Described by Lord Puttnam as ‘the best cinema in the world’, Pictureville is one of a kind. Relax in the beautiful auditorium and enjoy everything from the latest big releases to lost classics on Pictureville’s deeply curved screen.
Apollo 11 (U)
A jaw-dropping documentary about one of humanity’s greatest achievements: the Apollo 11 mission to put a man on the Moon.
The Dish (12A) + Mike Dinn
This screening will be followed by a live video conversation with Bradford-born Mike Dinn, who played an instrumental role in the Apollo 11 broadcast.
Tell it to the Bees (15)
In 1952, a doctor in a small Scottish town finds herself ostracised when she begins a romance with another woman.
In a bold new horror movie from Ari Aster (Hereditary), a group of friends join a midsummer festival in a sinister Swedish village.
Changes to membership
If you are visiting this page, you’re probably a cinemagoer here at the National Science and Media Museum. In 2019 we will be making some changes behind the scenes, but don’t worry—it will continue to be business as usual in our three cinemas. If you are a Picturehouse member you will enjoy the full duration of your current membership, and if it expires while the changes are taking place, an interim scheme will be available offering exactly the same attractive package. You can find more information on the Picturehouse website.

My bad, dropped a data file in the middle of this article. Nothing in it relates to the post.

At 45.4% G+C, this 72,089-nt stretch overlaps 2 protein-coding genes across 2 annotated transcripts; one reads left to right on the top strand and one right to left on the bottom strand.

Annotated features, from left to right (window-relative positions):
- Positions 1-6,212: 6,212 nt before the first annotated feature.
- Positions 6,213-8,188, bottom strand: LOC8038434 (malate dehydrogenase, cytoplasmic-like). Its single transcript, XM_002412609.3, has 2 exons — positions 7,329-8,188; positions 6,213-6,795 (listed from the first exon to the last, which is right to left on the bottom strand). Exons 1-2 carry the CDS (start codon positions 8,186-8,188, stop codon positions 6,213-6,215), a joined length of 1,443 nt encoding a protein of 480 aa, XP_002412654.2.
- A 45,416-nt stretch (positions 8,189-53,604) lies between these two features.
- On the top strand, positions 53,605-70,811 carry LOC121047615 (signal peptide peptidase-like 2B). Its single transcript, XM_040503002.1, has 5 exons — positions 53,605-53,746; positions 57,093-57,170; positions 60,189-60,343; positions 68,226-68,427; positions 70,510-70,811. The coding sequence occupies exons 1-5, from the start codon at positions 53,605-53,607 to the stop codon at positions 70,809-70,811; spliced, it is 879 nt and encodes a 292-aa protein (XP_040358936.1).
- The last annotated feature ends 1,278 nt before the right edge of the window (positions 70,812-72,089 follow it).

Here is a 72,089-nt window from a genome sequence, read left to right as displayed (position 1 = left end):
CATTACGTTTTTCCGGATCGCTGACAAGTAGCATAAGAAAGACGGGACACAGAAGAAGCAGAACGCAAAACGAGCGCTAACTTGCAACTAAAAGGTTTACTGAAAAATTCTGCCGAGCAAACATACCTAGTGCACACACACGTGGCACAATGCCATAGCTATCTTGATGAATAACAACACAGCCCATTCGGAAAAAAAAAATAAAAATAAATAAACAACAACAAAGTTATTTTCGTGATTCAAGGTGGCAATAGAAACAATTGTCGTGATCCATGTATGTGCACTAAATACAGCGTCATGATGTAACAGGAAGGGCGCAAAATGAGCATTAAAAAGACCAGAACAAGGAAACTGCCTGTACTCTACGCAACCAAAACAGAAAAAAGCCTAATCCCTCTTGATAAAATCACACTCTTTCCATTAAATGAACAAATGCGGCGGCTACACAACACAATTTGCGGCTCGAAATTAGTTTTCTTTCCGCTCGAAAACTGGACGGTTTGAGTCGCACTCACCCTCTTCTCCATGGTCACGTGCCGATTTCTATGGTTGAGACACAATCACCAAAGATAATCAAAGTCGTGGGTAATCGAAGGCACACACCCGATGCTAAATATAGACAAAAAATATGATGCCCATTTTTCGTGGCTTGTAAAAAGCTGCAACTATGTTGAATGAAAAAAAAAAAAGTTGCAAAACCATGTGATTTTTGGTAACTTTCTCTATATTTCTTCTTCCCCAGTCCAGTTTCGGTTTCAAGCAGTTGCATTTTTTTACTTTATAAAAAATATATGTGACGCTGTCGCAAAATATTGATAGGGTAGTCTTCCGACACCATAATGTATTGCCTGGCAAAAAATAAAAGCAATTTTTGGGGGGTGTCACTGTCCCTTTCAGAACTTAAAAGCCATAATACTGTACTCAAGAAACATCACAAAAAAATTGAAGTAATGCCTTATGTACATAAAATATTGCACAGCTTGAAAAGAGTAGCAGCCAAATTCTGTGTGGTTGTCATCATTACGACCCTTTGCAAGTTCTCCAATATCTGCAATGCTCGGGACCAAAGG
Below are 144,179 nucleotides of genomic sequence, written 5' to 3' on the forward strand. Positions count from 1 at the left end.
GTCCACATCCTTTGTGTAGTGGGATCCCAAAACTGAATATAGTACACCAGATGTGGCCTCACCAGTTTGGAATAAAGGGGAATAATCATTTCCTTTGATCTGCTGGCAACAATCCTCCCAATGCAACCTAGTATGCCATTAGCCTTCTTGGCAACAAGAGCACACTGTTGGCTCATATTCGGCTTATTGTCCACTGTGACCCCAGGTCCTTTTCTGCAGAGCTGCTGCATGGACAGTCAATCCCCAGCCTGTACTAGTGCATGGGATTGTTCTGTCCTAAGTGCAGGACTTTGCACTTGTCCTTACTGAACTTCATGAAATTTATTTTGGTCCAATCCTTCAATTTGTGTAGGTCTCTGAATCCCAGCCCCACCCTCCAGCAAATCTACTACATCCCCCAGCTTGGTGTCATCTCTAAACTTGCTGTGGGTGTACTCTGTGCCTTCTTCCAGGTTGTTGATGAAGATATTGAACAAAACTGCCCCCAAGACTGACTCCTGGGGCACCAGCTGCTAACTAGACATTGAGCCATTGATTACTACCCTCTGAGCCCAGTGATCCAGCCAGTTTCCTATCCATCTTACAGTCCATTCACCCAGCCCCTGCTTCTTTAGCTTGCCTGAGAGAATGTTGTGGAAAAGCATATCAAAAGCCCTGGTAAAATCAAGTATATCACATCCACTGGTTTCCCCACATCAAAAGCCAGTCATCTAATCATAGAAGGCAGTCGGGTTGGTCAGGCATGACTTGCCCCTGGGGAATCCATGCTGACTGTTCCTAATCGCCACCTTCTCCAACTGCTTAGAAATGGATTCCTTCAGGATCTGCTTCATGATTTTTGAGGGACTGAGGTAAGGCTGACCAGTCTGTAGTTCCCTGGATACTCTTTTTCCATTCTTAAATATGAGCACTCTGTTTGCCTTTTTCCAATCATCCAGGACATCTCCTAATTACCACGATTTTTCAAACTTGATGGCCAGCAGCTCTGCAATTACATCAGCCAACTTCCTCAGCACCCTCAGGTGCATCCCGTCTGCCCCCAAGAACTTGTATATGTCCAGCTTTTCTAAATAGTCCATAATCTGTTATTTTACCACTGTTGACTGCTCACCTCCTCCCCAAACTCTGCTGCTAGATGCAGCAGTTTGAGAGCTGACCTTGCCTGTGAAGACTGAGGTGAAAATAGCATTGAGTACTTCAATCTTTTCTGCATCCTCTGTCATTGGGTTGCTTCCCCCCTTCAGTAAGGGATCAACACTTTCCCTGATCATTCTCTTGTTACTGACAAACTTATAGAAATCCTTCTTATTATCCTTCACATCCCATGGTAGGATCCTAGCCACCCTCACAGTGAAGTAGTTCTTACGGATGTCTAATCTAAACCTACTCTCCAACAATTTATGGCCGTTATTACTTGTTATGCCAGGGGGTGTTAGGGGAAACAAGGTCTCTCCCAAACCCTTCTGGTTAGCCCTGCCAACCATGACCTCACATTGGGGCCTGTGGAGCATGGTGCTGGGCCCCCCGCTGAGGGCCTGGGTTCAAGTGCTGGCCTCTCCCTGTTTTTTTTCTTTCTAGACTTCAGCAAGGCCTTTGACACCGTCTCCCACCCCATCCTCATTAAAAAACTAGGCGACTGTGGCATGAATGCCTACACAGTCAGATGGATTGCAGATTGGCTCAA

About the cinema
The beautiful Pictureville Cinema is equipped with the latest 4K digital projection system and fabulous 7.1 surround sound, as well as its deeply curved, louvred screen—all in the heart of Bradford, UNESCO City of Film.
- Pictureville was converted from Bradford’s Library Theatre into the current 306-seat cinema in 1992.
- Pictureville is one of only three public venues in the world that can still show 3-strip Cinerama.
- Many famous faces have appeared on the Pictureville stage, including Ray Winstone, Michael Palin, Alan Bennett and Barbara Windsor.
In 1952, Cinerama was launched as the ultimate in immersive cinema. It uses synchronised 35mm projectors to project three images simultaneously, producing an ultra-wide picture. A 146° curved screen, like the one in Pictureville, is required to achieve this triptych effect.
Today, just three venues in the world have the ability to screen Cinerama to the public, and Pictureville is the only one of these located outside the USA.
We hold screenings of Cinerama films throughout the year—check the Picturehouse at National Science and Media Museum listings for the latest updates. Cinerama films are also shown as part of Widescreen Weekend, our yearly film festival.
Our other cinemas
There’s cinema, then there’s IMAX. Seeing a film on our 60ft-tall screen—the biggest in the region—is a spectacular immersive experience.See what’s on